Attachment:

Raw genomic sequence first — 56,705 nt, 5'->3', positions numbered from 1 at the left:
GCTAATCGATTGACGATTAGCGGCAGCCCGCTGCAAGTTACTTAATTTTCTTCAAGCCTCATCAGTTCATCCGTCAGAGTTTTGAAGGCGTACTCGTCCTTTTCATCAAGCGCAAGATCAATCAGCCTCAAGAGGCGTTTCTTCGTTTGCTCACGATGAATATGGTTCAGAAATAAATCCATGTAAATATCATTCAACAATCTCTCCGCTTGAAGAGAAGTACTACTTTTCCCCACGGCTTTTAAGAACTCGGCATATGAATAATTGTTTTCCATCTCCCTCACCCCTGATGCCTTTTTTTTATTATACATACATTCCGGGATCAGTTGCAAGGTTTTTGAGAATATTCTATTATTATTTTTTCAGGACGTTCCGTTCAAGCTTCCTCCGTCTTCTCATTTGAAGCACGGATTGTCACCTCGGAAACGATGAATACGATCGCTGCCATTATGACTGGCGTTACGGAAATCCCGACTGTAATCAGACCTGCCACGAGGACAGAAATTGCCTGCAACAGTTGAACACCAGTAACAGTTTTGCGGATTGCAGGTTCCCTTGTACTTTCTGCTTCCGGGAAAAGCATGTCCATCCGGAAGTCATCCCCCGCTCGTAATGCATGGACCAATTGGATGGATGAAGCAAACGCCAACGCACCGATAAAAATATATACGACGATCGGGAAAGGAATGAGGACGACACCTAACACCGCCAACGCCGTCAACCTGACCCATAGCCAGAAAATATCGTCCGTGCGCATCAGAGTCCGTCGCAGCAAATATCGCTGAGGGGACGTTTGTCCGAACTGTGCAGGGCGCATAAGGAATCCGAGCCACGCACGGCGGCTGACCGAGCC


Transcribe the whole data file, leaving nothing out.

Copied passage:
Raw genomic sequence first — 56,705 nt, 5'->3', positions numbered from 1 at the left:
GCTAATCGATTGACGATTAGCGGCAGCCCGCTGCAAGTTACTTAATTTTCTTCAAGCCTCATCAGTTCATCCGTCAGAGTTTTGAAGGCGTACTCGTCCTTTTCATCAAGCGCAAGATCAATCAGCCTCAAGAGGCGTTTCTTCGTTTGCTCACGATGAATATGGTTCAGAAATAAATCCATGTAAATATCATTCAACAATCTCTCCGCTTGAAGAGAAGTACTACTTTTCCCCACGGCTTTTAAGAACTCGGCATATGAATAATTGTTTTCCATCTCCCTCACCCCTGATGCCTTTTTTTTATTATACATACATTCCGGGATCAGTTGCAAGGTTTTTGAGAATATTCTATTATTATTTTTTCAGGACGTTCCGTTCAAGCTTCCTCCGTCTTCTCATTTGAAGCACGGATTGTCACCTCGGAAACGATGAATACGATCGCTGCCATTATGACTGGCGTTACGGAAATCCCGACTGTAATCAGACCTGCCACGAGGACAGAAATTGCCTGCAACAGTTGAACACCAGTAACAGTTTTGCGGATTGCAGGTTCCCTTGTACTTTCTGCTTCCGGGAAAAGCATGTCCATCCGGAAGTCATCCCCCGCTCGTAATGCATGGACCAATTGGATGGATGAAGCAAACGCCAACGCACCGATAAAAATATATACGACGATCGGGAAAGGAATGAGGACGACACCTAACACCGCCAACGCCGTCAACCTGACCCATAGCCAGAAAATATCGTCCGTGCGCATCAGAGTCCGTCGCAGCAAATATCGCTGAGGGGACGTTTGTCCGAACTGTGCAGGGCGCATAAGGAATCCGAGCCACGCACGGCGGCTGACCGAGCC